June 2013
Volume 54, Issue 15
ARVO Annual Meeting Abstract  |   June 2013
The effect of induced myopia on the scleral creep response of whole chick eyes
Author Affiliations & Notes
  • Jacob Lewis
    Bioengineering & Materials Science and Engineering, UC Berkeley, Berkeley, CA
  • Mariana Garcia
    Vision Science, University of California Berkeley, Berkeley, CA
  • Christine Wildsoet
    Vision Science, University of California Berkeley, Berkeley, CA
  • Footnotes
    Commercial Relationships Jacob Lewis, None; Mariana Garcia, None; Christine Wildsoet, None
  • Footnotes
    Support None
Investigative Ophthalmology & Visual Science June 2013, Vol.54, 5179. doi:
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      Jacob Lewis, Mariana Garcia, Christine Wildsoet; The effect of induced myopia on the scleral creep response of whole chick eyes. Invest. Ophthalmol. Vis. Sci. 2013;54(15):5179.

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      © ARVO (1962-2015); The Authors (2016-present)

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Purpose: To determine the effect of induced form deprivation myopia on the scleral creep response of intact chick eyes. Testing involved pressurized intact globes as a more physiologically representative model for testing the mechanical properties of the sclera than traditional uniaxial tensile testing of scleral strips.

Methods: Diffusers were applied to one eye of 6 one-day old chicks, while the fellow eye was left uncovered as a contralateral control. Retinoscopy and A-scan ultrasonography were performed on days 1 and 5. After enucleation on day 5, each eye was cannulated via a 25G needle passed through the cornea and lens into the vitreous chamber of the eye, and connected externally to a column of phosphate buffered saline (PBS) solution; the eye was also immersed in PBS. Intraocular pressure (IOP) was adjusted by altering the height of the column stepwise to 80 mmHg where it was held for one hour during which time changes in eye shape were recorded at a sampling frequency of 0.1 hz. Four 2 mm beads were glued to the sclera at the equator and posterior pole, as an aid to visualizing scleral changes. Image processing software was subsequently used to determine the position of the beads in each photograph, to measure the deformation of the posterior sclera over the course of the experiment and thus its creep.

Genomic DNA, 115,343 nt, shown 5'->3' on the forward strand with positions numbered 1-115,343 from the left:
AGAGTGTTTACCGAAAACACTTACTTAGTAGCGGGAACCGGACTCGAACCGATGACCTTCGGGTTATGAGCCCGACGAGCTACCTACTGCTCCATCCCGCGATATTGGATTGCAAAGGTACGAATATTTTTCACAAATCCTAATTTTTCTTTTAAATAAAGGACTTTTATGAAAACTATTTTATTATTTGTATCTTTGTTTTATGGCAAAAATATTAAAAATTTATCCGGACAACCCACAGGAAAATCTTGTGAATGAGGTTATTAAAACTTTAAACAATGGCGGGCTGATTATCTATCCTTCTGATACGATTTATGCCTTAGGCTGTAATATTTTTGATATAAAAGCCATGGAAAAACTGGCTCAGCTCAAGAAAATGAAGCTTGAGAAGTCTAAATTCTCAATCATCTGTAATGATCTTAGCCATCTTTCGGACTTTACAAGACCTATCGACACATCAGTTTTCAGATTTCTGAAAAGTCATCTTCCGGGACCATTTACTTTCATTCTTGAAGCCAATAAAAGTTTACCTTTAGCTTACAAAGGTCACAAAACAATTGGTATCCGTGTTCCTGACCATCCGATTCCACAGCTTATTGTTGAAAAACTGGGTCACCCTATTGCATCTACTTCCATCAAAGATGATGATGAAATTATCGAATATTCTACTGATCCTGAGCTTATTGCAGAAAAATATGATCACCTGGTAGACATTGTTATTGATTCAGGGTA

Results: After 5 days of form deprivation, the axial lengths of deprived eyes had increased by an average of 0.44 mm compared to 0.04 mm for control eyes. The form-deprived eyes, which were also myopic, exhibited significantly larger sclera creep compared to that of control eyes. With IOP held at 80 mmHg, form-deprived eyes elongated by 0.33% compared to 0.21% for control eyes (p < 0.05). The scleral creep rates determined for the final half hour of testing were 0.26 and 0.13 %/hour for myopic and control eyes respectively, averaged across eyes (p < 0.05).

Conclusions: Myopic chick eyes exhibit a higher scleral creep rate than control eyes when tested as intact globes. These results are consistent with results from earlier studies involving uniaxial loading of scleral strips.

Keywords: 605 myopia • 708 sclera  

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